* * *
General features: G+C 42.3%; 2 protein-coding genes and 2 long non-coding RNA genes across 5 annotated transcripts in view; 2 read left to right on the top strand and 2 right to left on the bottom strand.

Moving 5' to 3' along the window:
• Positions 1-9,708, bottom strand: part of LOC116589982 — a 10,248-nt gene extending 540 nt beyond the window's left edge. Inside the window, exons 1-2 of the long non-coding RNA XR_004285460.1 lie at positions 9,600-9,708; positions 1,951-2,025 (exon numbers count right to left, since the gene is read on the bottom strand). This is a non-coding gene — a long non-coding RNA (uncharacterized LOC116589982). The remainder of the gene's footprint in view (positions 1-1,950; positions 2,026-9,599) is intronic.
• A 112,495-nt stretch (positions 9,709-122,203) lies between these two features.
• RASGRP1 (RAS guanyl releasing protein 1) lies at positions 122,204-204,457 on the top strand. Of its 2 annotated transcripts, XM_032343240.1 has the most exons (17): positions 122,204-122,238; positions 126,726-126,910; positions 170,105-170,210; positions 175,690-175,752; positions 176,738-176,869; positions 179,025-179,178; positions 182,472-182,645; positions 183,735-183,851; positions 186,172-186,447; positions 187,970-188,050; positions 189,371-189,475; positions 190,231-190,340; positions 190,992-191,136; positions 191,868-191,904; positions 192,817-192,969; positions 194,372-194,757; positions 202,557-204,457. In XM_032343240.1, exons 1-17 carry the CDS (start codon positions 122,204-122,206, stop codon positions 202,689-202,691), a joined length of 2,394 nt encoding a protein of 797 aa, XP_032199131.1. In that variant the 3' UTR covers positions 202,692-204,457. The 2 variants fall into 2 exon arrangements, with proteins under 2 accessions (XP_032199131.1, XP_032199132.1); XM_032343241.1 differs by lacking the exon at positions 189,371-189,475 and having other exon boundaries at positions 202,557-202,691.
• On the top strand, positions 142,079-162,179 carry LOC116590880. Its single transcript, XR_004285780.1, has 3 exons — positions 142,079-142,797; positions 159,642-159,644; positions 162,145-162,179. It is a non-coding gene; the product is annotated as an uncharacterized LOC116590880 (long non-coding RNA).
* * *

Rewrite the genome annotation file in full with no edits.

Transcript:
General features: G+C 42.3%; 2 protein-coding genes and 2 long non-coding RNA genes across 5 annotated transcripts in view; 2 read left to right on the top strand and 2 right to left on the bottom strand.

Moving 5' to 3' along the window:
• Positions 1-9,708, bottom strand: part of LOC116589982 — a 10,248-nt gene extending 540 nt beyond the window's left edge. Inside the window, exons 1-2 of the long non-coding RNA XR_004285460.1 lie at positions 9,600-9,708; positions 1,951-2,025 (exon numbers count right to left, since the gene is read on the bottom strand). This is a non-coding gene — a long non-coding RNA (uncharacterized LOC116589982). The remainder of the gene's footprint in view (positions 1-1,950; positions 2,026-9,599) is intronic.
• A 112,495-nt stretch (positions 9,709-122,203) lies between these two features.
• RASGRP1 (RAS guanyl releasing protein 1) lies at positions 122,204-204,457 on the top strand. Of its 2 annotated transcripts, XM_032343240.1 has the most exons (17): positions 122,204-122,238; positions 126,726-126,910; positions 170,105-170,210; positions 175,690-175,752; positions 176,738-176,869; positions 179,025-179,178; positions 182,472-182,645; positions 183,735-183,851; positions 186,172-186,447; positions 187,970-188,050; positions 189,371-189,475; positions 190,231-190,340; positions 190,992-191,136; positions 191,868-191,904; positions 192,817-192,969; positions 194,372-194,757; positions 202,557-204,457. In XM_032343240.1, exons 1-17 carry the CDS (start codon positions 122,204-122,206, stop codon positions 202,689-202,691), a joined length of 2,394 nt encoding a protein of 797 aa, XP_032199131.1. In that variant the 3' UTR covers positions 202,692-204,457. The 2 variants fall into 2 exon arrangements, with proteins under 2 accessions (XP_032199131.1, XP_032199132.1); XM_032343241.1 differs by lacking the exon at positions 189,371-189,475 and having other exon boundaries at positions 202,557-202,691.
• On the top strand, positions 142,079-162,179 carry LOC116590880. Its single transcript, XR_004285780.1, has 3 exons — positions 142,079-142,797; positions 159,642-159,644; positions 162,145-162,179. It is a non-coding gene; the product is annotated as an uncharacterized LOC116590880 (long non-coding RNA).